Adam Muzika, sales manager at SDL and focused on the legal industry, covered some of the key eDiscovery trends and challenges facing legal firms. As Adam points out, “An eye-watering 73% of e-discovery costs are attributed to document review alone.” His blog looked at how the latest advances in Artificial Intelligence (AI) and Machine Translation are changing the game for the industry, presenting a golden moment to combined technologies in a way that takes away the sheer time and cost involved in electronic discovery for legal proceedings.
Unsurprisingly, Machine Translation proved to be a popular topic in 2019. SDL’s language technology evangelist, Kirti Vashee, is a fount of knowledge on this subject, and tackled the open source MT debate by highlighting the benefits—and restrictions—of going it alone and building your own MT model, or adopting a robust enterprise MT platform. “The evidence suggests that embarking on a self-managed open-source-based MT initiative is for the very few who are ready to make the substantial long-term commitment”, explains Kirti. However, even investment in private MT engines are not risk free—security, interoperability and the quality of data needs to be considered.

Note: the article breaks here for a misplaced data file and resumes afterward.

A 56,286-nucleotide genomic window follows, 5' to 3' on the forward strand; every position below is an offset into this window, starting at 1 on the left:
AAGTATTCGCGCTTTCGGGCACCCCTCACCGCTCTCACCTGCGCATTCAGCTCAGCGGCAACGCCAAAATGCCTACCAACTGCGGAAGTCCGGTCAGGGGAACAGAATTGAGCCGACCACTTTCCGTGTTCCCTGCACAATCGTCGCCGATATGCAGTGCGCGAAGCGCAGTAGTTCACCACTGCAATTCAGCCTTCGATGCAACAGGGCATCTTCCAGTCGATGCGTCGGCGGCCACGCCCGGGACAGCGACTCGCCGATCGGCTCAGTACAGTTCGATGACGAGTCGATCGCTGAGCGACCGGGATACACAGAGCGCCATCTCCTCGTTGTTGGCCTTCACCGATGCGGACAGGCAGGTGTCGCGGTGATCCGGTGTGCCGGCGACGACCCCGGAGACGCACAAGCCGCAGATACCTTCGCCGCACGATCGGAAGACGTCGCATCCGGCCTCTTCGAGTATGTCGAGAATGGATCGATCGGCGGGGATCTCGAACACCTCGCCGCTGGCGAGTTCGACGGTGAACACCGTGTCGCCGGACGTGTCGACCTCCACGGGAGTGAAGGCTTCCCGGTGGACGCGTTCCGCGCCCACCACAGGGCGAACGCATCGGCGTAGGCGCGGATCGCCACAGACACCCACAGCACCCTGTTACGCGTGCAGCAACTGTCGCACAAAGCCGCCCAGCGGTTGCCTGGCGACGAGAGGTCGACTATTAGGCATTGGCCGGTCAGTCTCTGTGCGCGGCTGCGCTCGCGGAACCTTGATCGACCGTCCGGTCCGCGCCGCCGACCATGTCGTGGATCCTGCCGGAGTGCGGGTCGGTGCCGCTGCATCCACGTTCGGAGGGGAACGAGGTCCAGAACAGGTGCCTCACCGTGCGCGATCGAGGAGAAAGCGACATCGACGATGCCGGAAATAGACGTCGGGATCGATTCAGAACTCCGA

Let’s face it, companies just can't keep up with their content demands. Especially those trying to engage with consumers across any one of their 3 connected devices, who spend on average 6.5 hours a day online. SDL’s VP of product marketing, Marcus Hearne, introduces the concept—and reality—of the intelligent translation era, where companies can adopt a machine-first, human-optimized approach to transform their globalization strategies. Forget going global, it’s about going ‘omni-market.’ As Marcus explains, “rather than localizing top-tier content exclusively for established markets, translate everything for everyone and see where the chips fall. Then let humans take over to determine how content should be tailored to resonate further with the audience.”